AWS Compute Blog

Messaging Fanout Pattern for Serverless Architectures Using Amazon SNS

Sam Dengler, Amazon Web Services Solutions Architect

Serverless architectures allow solution builders to focus on solving challenges particular to their business, without assuming the overhead of managing infrastructure in AWS. AWS Lambda is a service that lets you run code without provisioning or managing servers.

When using Lambda in a serverless architecture, the goal should be to design tightly focused functions that do one thing and do it well. When these functions are composed to accomplish larger goals in microservice architectures, the complexity shifts from the internal components to the external communication between components. It’s all too easy to accidentally back into an architecture that is rigid to change because components are too knowledgeable of each other via the communication paths between them.

Solution builders can address this architectural challenge by using messaging patterns, resulting in loosely coupled communication between highly cohesive components to manage complexity in serverless architectures. As introduced in the recent Building Scalable Applications and Microservices: Adding Messaging to Your Toolbox post, a common approach when one component wishes to deliver the same message to multiple receivers is to use the fanout publish/subscribe messaging pattern.

The fanout pattern for message communication can be implemented in code. However, depending on your requirements, alternative solutions exist to offload this undifferentiated responsibility from the application. Amazon SNS is a fully managed pub/sub messaging service that lets you fan out messages to large numbers of recipients.

In this post, I review a serverless architecture from PlayOn! Sports as a case study for migration of fanout functionality from application code to SNS. (more…)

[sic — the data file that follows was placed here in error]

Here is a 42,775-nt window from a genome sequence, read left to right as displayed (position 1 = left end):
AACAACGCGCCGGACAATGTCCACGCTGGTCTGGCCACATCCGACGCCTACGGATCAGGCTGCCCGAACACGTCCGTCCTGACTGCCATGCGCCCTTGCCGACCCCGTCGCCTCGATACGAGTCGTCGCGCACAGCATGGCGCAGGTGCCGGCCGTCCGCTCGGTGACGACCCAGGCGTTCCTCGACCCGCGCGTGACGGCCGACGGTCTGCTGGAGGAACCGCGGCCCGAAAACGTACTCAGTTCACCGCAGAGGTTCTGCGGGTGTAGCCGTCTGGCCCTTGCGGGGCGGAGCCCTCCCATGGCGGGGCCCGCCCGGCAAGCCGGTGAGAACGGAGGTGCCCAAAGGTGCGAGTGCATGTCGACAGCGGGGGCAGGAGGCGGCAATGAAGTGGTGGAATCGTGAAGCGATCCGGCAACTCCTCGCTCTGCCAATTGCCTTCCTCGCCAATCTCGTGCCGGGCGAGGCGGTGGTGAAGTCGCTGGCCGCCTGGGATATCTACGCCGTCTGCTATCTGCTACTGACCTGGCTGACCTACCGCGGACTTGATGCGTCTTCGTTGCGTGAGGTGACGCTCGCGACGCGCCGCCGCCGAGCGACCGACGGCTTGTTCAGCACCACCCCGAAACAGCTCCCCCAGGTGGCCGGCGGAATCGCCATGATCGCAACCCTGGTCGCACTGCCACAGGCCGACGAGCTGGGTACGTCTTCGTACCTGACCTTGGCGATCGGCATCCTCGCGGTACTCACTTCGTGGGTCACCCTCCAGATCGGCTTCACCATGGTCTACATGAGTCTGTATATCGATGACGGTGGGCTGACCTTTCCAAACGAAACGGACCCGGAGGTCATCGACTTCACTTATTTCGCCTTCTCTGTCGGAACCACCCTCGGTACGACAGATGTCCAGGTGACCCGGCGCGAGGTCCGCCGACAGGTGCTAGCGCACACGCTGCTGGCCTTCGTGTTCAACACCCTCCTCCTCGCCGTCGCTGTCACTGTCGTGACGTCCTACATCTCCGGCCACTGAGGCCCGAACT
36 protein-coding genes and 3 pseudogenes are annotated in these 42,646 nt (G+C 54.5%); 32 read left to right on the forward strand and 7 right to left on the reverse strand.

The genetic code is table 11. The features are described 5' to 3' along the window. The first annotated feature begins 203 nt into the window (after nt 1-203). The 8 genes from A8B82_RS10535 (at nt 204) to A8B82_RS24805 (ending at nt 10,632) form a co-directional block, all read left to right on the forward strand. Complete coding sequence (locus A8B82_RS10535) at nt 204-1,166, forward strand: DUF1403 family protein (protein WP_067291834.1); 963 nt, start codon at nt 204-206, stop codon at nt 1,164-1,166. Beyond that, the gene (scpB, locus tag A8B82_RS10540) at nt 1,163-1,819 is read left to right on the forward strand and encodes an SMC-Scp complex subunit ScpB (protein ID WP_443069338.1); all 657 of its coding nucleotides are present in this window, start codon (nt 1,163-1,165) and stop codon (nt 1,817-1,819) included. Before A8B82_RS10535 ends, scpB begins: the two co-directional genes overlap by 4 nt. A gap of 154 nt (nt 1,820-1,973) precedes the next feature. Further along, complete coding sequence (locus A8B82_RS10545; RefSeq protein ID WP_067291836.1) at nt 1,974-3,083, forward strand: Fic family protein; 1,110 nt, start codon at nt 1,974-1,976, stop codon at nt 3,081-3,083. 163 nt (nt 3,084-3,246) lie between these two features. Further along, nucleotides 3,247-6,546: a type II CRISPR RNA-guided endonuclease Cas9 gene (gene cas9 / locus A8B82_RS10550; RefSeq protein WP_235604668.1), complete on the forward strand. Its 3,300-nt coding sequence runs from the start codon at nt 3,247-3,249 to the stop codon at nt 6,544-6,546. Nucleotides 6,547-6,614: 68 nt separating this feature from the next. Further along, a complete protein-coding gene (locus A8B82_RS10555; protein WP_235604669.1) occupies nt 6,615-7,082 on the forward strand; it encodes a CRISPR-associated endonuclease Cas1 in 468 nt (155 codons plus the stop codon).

Enabling Identity Federation with AD FS 3.0 and Amazon AppStream 2.0

Want to provide users with single sign-on access to AppStream 2.0 using existing enterprise credentials? Active Directory Federation Services (AD FS) 3.0 can be used to provide single sign-on for Amazon AppStream 2.0 using SAML 2.0.

You can use your existing Active Directory or any SAML 2.0–compliant identity service to set up single sign-on access of AppStream 2.0 applications for your users. Identity federation using SAML 2.0 is currently available in all AppStream 2.0 regions.

This post explains how to configure federated identities for AppStream 2.0 using AD FS 3.0.

Walkthrough

After setting up SAML 2.0 federation for AppStream 2.0, users can browse to a specially crafted (AD FS RelayState) URL and be taken directly to their AppStream 2.0 applications. (more…)

Deploying an NGINX Reverse Proxy Sidecar Container on Amazon ECS

Reverse proxies are a powerful software architecture primitive for fetching resources from a server on behalf of a client. They serve a number of purposes, from protecting servers from unwanted traffic to offloading some of the heavy lifting of HTTP traffic processing.

This post explains the benefits of a reverse proxy, and explains how to use NGINX and Amazon EC2 Container Service (Amazon ECS) to easily implement and deploy a reverse proxy for your containerized application.

Components

NGINX is a high performance HTTP server that has achieved significant adoption because of its asynchronous event driven architecture. It can serve thousands of concurrent requests with a low memory footprint. This efficiency also makes it ideal as a reverse proxy.

Amazon ECS is a highly scalable, high performance container management service that supports Docker containers. It allows you to run applications easily on a managed cluster of Amazon EC2 instances. Amazon ECS helps you get your application components running on instances according to a specified configuration. It also helps scale out these components across an entire fleet of instances.

Sidecar containers are a common software pattern that has been embraced by engineering organizations. It’s a way to keep server side architecture easier to understand by building with smaller, modular containers that each serve a simple purpose. Just like an application can be powered by multiple microservices, each microservice can also be powered by multiple containers that work together. A sidecar container is simply a way to move part of the core responsibility of a service out into a containerized module that is deployed alongside a core application container. (more…)